Roberto Rodriguez, a member of the Portland Board of Public Education, speaks about a proposed referendum on whether to allow noncitizens to vote in local elections during a 2018 city council meeting.

AUGUSTA, Maine — A Maine lawmaker’s effort to put a measure to a statewide vote that would keep noncitizens from voting in local elections is loosely linked to a national push for similar laws aimed for the 2020 ballot from allies of President Donald Trump.

Having the issue on the 2020 ballot could serve two purposes for Republicans in Maine and across the country: to drive out conservative voters over immigration during an election year for Trump and make Democrats answer for whether they support the measures.

People who are not U.S. citizens cannot vote in federal and state elections, but the Maine Constitution does not prohibit them from voting in municipal elections, according to a 2009 opinion from Democratic Gov. Janet Mills when she served as attorney general.

Rep. Billy Bob Faulkingham, R-Winter Harbor, has proposed a citizen initiative to prohibit noncitizen voting, aiming to put it on the November 2020 ballot. His effort comes after the Democratic-led Legislature voted down similar proposed constitutional amendments this year.

“It doesn’t matter to me whether the election is for the governor or city council,” Faulkingham said. “The right to vote is a privilege that is just for United States citizens only.”

No Maine cities or towns allow noncitizens to vote, but Portland rejected a measure to allow it in 2010 and an effort to put that on the 2018 ballot was delayed by the City Council last year. Portland Mayor Ethan Strimling, a Democrat running for re-election in 2019, said the referendum proposal is a “terrible idea,” calling it “a local control issue.”

“A lot of Portland residents have kids in school, they pay taxes, they’re fully part of the community, except they’re not allowed to vote in municipal elections,” he said.

The Maine effort has connections to similar drives in other states, including Florida, where a nonprofit that does not have to disclose donors gave $8.3 million to the political committee behind a referendum drive there as of July. Tim Mooney, the head of a conservative consulting firm in Arizona, told The Washington Post in July that Maine was a target of that national push.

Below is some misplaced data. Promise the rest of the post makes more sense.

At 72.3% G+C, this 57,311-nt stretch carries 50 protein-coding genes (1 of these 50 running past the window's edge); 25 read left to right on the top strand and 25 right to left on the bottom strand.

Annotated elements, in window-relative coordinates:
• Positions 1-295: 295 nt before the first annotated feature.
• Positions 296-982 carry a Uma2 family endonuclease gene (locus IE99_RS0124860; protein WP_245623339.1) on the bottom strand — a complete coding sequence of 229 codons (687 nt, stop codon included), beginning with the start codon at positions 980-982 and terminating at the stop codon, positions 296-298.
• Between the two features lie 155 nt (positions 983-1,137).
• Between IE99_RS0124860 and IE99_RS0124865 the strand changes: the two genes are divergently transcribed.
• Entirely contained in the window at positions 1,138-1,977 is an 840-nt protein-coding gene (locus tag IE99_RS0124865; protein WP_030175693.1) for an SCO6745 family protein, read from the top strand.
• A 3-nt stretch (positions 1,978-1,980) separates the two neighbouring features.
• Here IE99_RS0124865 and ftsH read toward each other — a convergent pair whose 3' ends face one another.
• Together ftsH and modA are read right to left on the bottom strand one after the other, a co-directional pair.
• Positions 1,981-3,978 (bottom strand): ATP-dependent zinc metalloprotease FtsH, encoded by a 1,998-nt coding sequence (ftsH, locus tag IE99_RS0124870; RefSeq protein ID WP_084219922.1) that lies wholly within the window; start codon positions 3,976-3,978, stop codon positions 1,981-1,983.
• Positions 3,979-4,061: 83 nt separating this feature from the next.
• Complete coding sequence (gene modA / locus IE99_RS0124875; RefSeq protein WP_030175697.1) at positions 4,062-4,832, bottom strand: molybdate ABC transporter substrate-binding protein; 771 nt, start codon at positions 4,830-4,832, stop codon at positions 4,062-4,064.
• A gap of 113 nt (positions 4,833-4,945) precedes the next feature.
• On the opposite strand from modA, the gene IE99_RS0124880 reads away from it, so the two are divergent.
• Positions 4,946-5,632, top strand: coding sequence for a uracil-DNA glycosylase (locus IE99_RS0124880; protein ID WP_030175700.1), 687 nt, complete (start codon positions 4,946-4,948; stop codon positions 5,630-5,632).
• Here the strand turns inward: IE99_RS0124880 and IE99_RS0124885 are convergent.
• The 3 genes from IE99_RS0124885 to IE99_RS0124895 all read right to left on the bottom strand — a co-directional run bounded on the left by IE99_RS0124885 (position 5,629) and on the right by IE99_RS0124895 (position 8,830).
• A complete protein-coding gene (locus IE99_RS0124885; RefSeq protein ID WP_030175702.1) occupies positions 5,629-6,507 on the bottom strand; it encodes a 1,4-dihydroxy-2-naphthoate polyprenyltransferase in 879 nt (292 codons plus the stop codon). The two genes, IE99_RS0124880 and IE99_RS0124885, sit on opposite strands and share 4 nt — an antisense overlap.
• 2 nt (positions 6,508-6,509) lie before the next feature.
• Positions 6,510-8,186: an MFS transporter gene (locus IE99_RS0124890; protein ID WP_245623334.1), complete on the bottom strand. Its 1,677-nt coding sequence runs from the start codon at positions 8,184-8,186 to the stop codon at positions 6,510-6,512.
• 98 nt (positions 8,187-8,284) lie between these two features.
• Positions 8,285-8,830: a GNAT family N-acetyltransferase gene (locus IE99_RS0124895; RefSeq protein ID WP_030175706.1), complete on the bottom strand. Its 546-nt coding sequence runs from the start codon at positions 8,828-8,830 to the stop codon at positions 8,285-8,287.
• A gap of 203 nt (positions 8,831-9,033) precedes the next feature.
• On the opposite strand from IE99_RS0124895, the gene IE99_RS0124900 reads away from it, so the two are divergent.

On Tuesday, Mooney said he was working with Paul Jacob, a conservative organizer specializing in ballot initiatives, on the Florida effort and others that look to repeat their successful 2018 effort in North Dakota. Mooney said he hasn’t talked to Faulkingham directly. Jacob said he is “cheerleading” the Maine effort and offering advice to organizers.

“We’re working quickly to gather resources,” Mooney said. “We don’t want to start something we can’t finish.”

Still, Jacob said his group has not made a financial commitment and has not decided exactly how they will be involved. Mooney also said John Loudon, the chairman of the Florida political committee who the Post said is a former adviser to a Trump-backing nonprofit and a member of the president’s Mar-a-Lago Club in Florida, has reached out to Faulkingham.

When asked again, Faulkingham said he has not heard from Loudon and that he “hasn’t gotten any money” from Loudon, Citizen Voters or another affiliated group yet. He said earlier on Tuesday that he believes the measure is broadly supported in Maine.

Mills and all of her opponents in the 2018 election told the Portland Press Herald they opposed letting noncitizens vote. Noncitizens comprise 2 percent of the Maine population, according to the Kaiser Family Foundation. Only Montana, Mississippi and West Virginia had lower shares among states.

To get on the ballot, supporters of the referendum must submit approximately 63,000 signatures from registered voters to the state by February 2020. The Legislature’s fiscal office is reviewing the proposal’s fiscal impact and Faulkingham may be able to begin collecting signatures by month’s end.